Class Notes (885,074)
CA (529,720)
U of A (13,816)
REN R (273)
REN R440 (5)
Lecture 1

REN R440 Lecture 1: Lecture 1

3 Pages

Renewable Resources
Course Code
REN R440
Nadir Erbilgin

This preview shows page 1. Sign up to view the full 3 pages of the document.

Loved by over 2.2 million students

Over 90% improved by at least one letter grade.

Leah — University of Toronto

OneClass has been such a huge help in my studies at UofT especially since I am a transfer student. OneClass is the study buddy I never had before and definitely gives me the extra push to get from a B to an A!

Leah — University of Toronto
Saarim — University of Michigan

Balancing social life With academics can be difficult, that is why I'm so glad that OneClass is out there where I can find the top notes for all of my classes. Now I can be the all-star student I want to be.

Saarim — University of Michigan
Jenna — University of Wisconsin

As a college student living on a college budget, I love how easy it is to earn gift cards just by submitting my notes.

Jenna — University of Wisconsin
Anne — University of California

OneClass has allowed me to catch up with my most difficult course! #lifesaver

Anne — University of California
Ren R 440: Lecture 1 Disturbance: a discrete event in time and space that alters the structure of populations, communities, ecosystems and/or changes resources, substrate availability or the physical environment -Disturbance can be: an event or source that causes disturbances the physical characteristics of that event (frequency, intensity, extent) the impact or severity of that event the short or long term consequences of that event through ecosystem response or succession Why study disturbances? -curiosity about the environment and dramatic disruptions of it -to understand the patterns of disturbances and of recovery -to conserve biodiversity from damage caused by disturbances -to better manipulate and restore damaged ecosystems and recover their services from a human use point of view these restored areas may be functional but they are no longer the same as they were in their natural states and so are referred to as anthromes rather than biomes, referring to the human design and the services humans have identified and restored in them Types of disturbance: -Natural: fires, floods, insect & disease epidemics, winds, volcanoes, landslides, ice storms, glaciers -Anthropogenic: agriculture, mine tailing, oil sands, pipelines, mine slurry, logging, urbanization, highways, road construction, powerlines, air pollution, toxic elements Disturbances may exist along a continuum of natural or anthropogenic influence, as human activities can worsen natural events, cause areas to become more susceptible to natural disturbances, or increase the frequency of natural disturbances (ie increased droughts/storms/insect outbreaks due to global warming) Characteristics of disturbances: Frequency: number of similar disturbance events at a given location per unit time, measured with return intervals, small scale events occur more frequently than large scale events (eg grassland fires vs forest fires or earthquakes vs volcanic eruptions) Intensity: describes the force of the disturbance (eg volcanic explosivity, earthquake magnitude, fire temperature, wind speed, depth of soil displacement from erosion, days without rain in a drought), can be affected by past disturbances and current conditions (eg fire affected by fuel loads, wind speed, temp, and humidity) Severity: amount of biomass lost or the degree of alteration of ecosystem structure or function, which can be related to intensity, ↑intensity ↑severity, measured with %mortality of species or kg of biomass lost, severe disturbances lead to primary succession (remove entire existing community), less severe disturbances lead to secondary succession (soil and seed banks remaining, or more) Magnitude: consists of intensity and severity, so the strength of the disturbance and the extent of the disturbance, it is possibl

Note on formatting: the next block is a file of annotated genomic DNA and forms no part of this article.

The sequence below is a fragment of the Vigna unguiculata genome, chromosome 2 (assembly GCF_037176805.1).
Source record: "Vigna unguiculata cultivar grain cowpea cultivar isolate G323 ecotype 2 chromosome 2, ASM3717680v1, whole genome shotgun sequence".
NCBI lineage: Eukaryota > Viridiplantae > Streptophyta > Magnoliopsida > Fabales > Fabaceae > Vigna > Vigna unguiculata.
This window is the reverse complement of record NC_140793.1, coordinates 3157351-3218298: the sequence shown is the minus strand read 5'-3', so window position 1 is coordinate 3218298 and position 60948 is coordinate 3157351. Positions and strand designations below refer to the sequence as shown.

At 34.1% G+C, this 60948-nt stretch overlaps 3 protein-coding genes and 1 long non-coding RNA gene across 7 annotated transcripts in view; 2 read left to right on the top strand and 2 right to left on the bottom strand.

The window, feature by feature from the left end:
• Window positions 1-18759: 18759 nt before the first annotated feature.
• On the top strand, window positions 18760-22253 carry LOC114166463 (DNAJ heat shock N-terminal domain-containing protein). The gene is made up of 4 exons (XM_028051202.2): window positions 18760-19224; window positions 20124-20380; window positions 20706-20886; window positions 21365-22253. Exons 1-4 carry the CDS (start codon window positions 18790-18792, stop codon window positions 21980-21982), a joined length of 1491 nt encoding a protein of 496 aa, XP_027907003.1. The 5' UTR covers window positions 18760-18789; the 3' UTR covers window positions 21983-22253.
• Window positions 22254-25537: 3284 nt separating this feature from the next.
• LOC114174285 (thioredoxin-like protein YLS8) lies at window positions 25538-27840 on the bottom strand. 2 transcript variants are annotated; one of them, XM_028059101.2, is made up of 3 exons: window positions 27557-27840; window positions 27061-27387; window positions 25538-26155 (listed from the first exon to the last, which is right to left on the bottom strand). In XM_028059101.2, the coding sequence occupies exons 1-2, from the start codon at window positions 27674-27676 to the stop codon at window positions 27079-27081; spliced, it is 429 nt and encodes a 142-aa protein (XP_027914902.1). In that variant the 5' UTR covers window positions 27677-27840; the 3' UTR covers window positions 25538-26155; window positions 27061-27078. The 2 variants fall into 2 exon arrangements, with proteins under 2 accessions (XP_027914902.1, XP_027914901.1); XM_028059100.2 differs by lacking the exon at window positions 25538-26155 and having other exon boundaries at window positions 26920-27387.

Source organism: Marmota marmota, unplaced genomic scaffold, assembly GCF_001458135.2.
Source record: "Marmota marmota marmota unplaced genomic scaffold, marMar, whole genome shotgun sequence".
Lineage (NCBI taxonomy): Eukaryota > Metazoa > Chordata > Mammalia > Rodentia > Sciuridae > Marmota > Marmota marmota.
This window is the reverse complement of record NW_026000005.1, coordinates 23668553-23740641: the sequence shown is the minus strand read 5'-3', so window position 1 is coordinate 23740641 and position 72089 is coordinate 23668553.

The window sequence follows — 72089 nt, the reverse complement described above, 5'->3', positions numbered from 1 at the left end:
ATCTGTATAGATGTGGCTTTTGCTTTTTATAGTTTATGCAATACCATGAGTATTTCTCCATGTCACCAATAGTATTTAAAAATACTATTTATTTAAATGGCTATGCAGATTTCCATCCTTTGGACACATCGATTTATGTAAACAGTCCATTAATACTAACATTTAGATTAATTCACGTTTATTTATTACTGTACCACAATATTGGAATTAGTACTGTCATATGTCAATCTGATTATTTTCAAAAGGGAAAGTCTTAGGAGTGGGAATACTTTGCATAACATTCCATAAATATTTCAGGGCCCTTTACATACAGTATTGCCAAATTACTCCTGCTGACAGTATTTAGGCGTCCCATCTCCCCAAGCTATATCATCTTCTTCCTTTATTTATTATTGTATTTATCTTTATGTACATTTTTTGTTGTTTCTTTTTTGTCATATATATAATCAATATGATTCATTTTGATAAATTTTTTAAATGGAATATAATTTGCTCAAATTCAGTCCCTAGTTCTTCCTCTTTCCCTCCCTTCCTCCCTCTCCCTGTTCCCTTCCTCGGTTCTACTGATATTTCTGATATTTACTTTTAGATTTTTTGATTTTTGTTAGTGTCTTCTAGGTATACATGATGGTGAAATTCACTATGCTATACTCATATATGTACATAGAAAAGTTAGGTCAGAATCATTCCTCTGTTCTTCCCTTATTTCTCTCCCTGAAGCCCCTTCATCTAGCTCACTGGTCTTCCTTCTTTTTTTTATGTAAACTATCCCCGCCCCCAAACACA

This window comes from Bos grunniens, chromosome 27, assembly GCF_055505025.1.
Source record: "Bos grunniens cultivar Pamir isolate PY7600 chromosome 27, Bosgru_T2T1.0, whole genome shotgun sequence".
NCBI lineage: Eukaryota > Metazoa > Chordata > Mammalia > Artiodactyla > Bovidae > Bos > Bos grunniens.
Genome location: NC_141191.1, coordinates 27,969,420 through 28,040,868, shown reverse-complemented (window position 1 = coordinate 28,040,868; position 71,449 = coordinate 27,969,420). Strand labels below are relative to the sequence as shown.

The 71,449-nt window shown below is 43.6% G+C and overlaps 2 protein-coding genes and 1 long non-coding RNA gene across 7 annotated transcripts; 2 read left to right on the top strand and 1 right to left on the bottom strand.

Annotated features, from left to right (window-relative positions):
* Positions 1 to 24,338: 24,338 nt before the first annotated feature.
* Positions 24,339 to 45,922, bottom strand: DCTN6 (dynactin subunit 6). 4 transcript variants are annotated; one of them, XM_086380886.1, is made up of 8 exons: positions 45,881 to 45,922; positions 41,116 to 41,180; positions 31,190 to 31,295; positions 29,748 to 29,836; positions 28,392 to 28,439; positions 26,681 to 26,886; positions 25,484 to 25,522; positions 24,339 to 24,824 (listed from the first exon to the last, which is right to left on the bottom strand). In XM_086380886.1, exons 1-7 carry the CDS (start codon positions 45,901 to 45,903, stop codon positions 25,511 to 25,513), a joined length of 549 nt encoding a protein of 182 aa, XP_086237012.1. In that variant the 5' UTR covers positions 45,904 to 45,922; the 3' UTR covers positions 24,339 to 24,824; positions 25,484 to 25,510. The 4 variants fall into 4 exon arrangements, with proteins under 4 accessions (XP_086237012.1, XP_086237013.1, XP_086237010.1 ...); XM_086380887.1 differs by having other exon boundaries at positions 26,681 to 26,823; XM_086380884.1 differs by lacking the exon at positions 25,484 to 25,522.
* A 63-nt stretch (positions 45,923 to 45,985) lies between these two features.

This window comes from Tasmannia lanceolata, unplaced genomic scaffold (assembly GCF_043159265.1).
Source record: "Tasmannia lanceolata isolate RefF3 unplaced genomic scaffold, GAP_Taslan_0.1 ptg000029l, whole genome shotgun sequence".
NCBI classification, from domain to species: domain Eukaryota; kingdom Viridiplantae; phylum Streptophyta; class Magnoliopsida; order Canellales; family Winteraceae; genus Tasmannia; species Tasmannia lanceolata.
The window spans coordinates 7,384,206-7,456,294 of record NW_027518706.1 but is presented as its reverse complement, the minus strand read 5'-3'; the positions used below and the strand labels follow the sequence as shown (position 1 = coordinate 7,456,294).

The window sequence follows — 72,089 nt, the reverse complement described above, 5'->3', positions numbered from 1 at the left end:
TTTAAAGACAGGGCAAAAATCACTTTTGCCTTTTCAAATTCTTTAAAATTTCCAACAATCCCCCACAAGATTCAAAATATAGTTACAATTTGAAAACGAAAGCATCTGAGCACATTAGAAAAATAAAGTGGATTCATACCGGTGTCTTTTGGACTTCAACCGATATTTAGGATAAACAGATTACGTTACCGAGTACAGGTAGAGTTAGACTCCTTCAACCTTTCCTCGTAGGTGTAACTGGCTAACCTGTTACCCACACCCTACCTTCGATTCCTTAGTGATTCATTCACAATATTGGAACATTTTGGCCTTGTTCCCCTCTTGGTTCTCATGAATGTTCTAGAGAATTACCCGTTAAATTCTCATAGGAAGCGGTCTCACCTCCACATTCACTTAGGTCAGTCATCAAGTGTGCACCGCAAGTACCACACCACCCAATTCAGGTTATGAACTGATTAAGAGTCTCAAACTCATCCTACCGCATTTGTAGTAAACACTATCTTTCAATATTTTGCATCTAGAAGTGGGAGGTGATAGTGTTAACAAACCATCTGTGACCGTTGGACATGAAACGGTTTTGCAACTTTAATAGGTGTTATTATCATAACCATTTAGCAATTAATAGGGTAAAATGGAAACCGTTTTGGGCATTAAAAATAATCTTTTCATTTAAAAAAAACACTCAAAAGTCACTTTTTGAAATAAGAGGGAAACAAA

More Less
Unlock Document
Subscribers Only

Only page 1 are available for preview. Some parts have been intentionally blurred.

Unlock Document
Subscribers Only
You're Reading a Preview

Unlock to view full version

Unlock Document
Subscribers Only

Log In


Don't have an account?

Join OneClass

Access over 10 million pages of study
documents for 1.3 million courses.

Sign up

Join to view


By registering, I agree to the Terms and Privacy Policies
Already have an account?
Just a few more details

So we can recommend you notes for your school.

Reset Password

Please enter below the email address you registered with and we will send you a link to reset your password.

Add your courses

Get notes from the top students in your class.